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Hackers On Tap!

Technically speaking, beer is a solution...

Photo of Melville Charran

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Sketch 1 (1,500 characters)

“Hackers On Tap” is a vector based concept made to look like an unfinished hand sketch with added dimension and line clarity. Grayscale was my preferred color scheme given the short delivery time but I would like to add more depth, color, and textures eventually. The characters are based on friends and colleagues who have professional or personal interests in hacking. They each hold common devices from the hacker arsenal like a Wifi Pineapple, Cracking Rig, and Linux laptop. The concept itself is based on beer tap handles for craft beer. Similar to craft beer, hackers come in many flavors! This entry is aimed at the “Hackers and Hacking” focus area and so I emphasized the diversity of the group, varying real-world technologies, and personal motivations – conveying these items in visual form without exploiting stereotypes was definitely a challenge.

What have you learned through this sketching process? (1,000 characters)

During this process, I interviewed fellow cybersecurity professionals about representation in media. I found that the stereotypical “European-American male reading binary in the dark” or “Russian/Chinese hacker” visuals not only downplay the severity of cybersecurity risk but also affects the people who fit the profile. Chinese, Russian, Ukrainian, and Korean professionals applying for security related positions or contracts feel unfairly scrutinized. Female colleagues note that the current stereotype implies that women are incapable of computer related tasks. Similar to the recent diversification of emoticons, which now include people of different color and religious beliefs, cybersecurity related stock images need to grow and become more inclusive.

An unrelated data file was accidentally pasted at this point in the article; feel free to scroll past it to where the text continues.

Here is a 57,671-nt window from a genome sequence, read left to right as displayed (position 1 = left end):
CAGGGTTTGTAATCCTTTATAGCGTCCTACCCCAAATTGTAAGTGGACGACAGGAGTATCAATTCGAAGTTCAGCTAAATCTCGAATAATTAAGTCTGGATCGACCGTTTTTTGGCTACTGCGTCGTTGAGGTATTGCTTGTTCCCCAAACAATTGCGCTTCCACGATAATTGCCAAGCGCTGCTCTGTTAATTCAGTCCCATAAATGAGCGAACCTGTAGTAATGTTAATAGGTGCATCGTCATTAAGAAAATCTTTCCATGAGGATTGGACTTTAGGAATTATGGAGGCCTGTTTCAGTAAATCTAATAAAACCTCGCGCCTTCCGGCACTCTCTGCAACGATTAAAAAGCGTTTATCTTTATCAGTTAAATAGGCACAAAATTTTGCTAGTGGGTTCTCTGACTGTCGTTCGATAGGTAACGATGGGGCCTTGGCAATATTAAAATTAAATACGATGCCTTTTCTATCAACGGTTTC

Tell us more about you. (1,000 characters)

I am a professional healthcare cybersecurity analyst who works and lives in Atlanta, GA. Career related experience includes Python development, healthcare legal/security/privacy compliance (HIPAA /ISO /SOC /HITRUST), and vendor security risk management. Outside of the office, I enjoy hiking/fishing/camping in the north Georgia mountains and flexing my creative muscles with graphic design and audio production. I find inspiration for my graphics/music within early sci-fi novels such as Neuromancer, Do Androids Dream Of Electric Sheep, and The Forever War.

Why are you participating in this Challenge? (750 characters)

Within my field of work, there is occasionally a need to present information to people who would have difficulty interpreting data on their own or without tools. An effective presentation should include relevant and impactful visuals to help users digest the information and recall it at a later time. Through my own research, I found it difficult to locate useful graphics with these qualities. I am participating in this challenge not only to share relevant/impactful visuals for others to use but also to showcase a different side of cybersecurity than what is portrayed. The “European-American guy in a dark room on a laptop” visual does not accurately depict our multicultural society or the diversity of technology today.


What is your experience with the field of cybersecurity?

  • I have considerable experience and/or knowledge in the cybersecurity field.

What best describes you?

  • I’m a cybersecurity professional with an interest in visuals.

How did you hear about this OpenIDEO Challenge?

  • In the news

Location: City


Location: State / District


Location: Country

  • United States of America


Join the conversation:

Photo of Viviane

‘hackers on tap’ say to me ‘hackers for hire’ (meaning of the phrase ‘on tap’ = readily available). Agree the metaphor is not obvious. Chess game sounds interesting (Pro: it may also communicate the point that hacking is done by groups, not necessarily just 1 person/pawn; strategic aspect of chess can relate to hacking. Con: leads people to think of hacking as black/white good/evil without the greys in between.)

If your point is “hackers come in many flavors”, you can apply this thought to many areas, not just beer. For example, can you relate traits in different types of hackers to, say, different breeds of dogs? Trying to imagine similar characteristics in a different form could be quite humours and help avoid certain stereotypes (eg. race, gender).

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